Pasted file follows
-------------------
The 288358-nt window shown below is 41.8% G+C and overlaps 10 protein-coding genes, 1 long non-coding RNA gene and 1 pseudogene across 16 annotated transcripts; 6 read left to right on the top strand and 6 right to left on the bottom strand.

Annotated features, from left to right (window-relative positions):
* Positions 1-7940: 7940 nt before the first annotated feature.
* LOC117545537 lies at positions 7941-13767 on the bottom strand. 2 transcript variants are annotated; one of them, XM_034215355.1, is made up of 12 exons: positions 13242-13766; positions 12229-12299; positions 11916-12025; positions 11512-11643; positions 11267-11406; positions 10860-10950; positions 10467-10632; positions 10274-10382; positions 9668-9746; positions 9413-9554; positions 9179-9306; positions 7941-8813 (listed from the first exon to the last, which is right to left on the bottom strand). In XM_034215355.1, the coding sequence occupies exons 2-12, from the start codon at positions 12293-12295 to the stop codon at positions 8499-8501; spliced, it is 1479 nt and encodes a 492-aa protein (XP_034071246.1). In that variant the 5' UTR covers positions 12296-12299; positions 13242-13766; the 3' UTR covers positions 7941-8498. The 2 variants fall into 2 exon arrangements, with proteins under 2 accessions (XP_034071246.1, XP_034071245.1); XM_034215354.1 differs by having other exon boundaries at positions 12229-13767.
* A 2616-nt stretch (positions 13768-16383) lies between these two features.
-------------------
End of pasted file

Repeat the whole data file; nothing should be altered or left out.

The 288358-nt window shown below is 41.8% G+C and overlaps 10 protein-coding genes, 1 long non-coding RNA gene and 1 pseudogene across 16 annotated transcripts; 6 read left to right on the top strand and 6 right to left on the bottom strand.

Annotated features, from left to right (window-relative positions):
* Positions 1-7940: 7940 nt before the first annotated feature.
* LOC117545537 lies at positions 7941-13767 on the bottom strand. 2 transcript variants are annotated; one of them, XM_034215355.1, is made up of 12 exons: positions 13242-13766; positions 12229-12299; positions 11916-12025; positions 11512-11643; positions 11267-11406; positions 10860-10950; positions 10467-10632; positions 10274-10382; positions 9668-9746; positions 9413-9554; positions 9179-9306; positions 7941-8813 (listed from the first exon to the last, which is right to left on the bottom strand). In XM_034215355.1, the coding sequence occupies exons 2-12, from the start codon at positions 12293-12295 to the stop codon at positions 8499-8501; spliced, it is 1479 nt and encodes a 492-aa protein (XP_034071246.1). In that variant the 5' UTR covers positions 12296-12299; positions 13242-13766; the 3' UTR covers positions 7941-8498. The 2 variants fall into 2 exon arrangements, with proteins under 2 accessions (XP_034071246.1, XP_034071245.1); XM_034215354.1 differs by having other exon boundaries at positions 12229-13767.
* A 2616-nt stretch (positions 13768-16383) lies between these two features.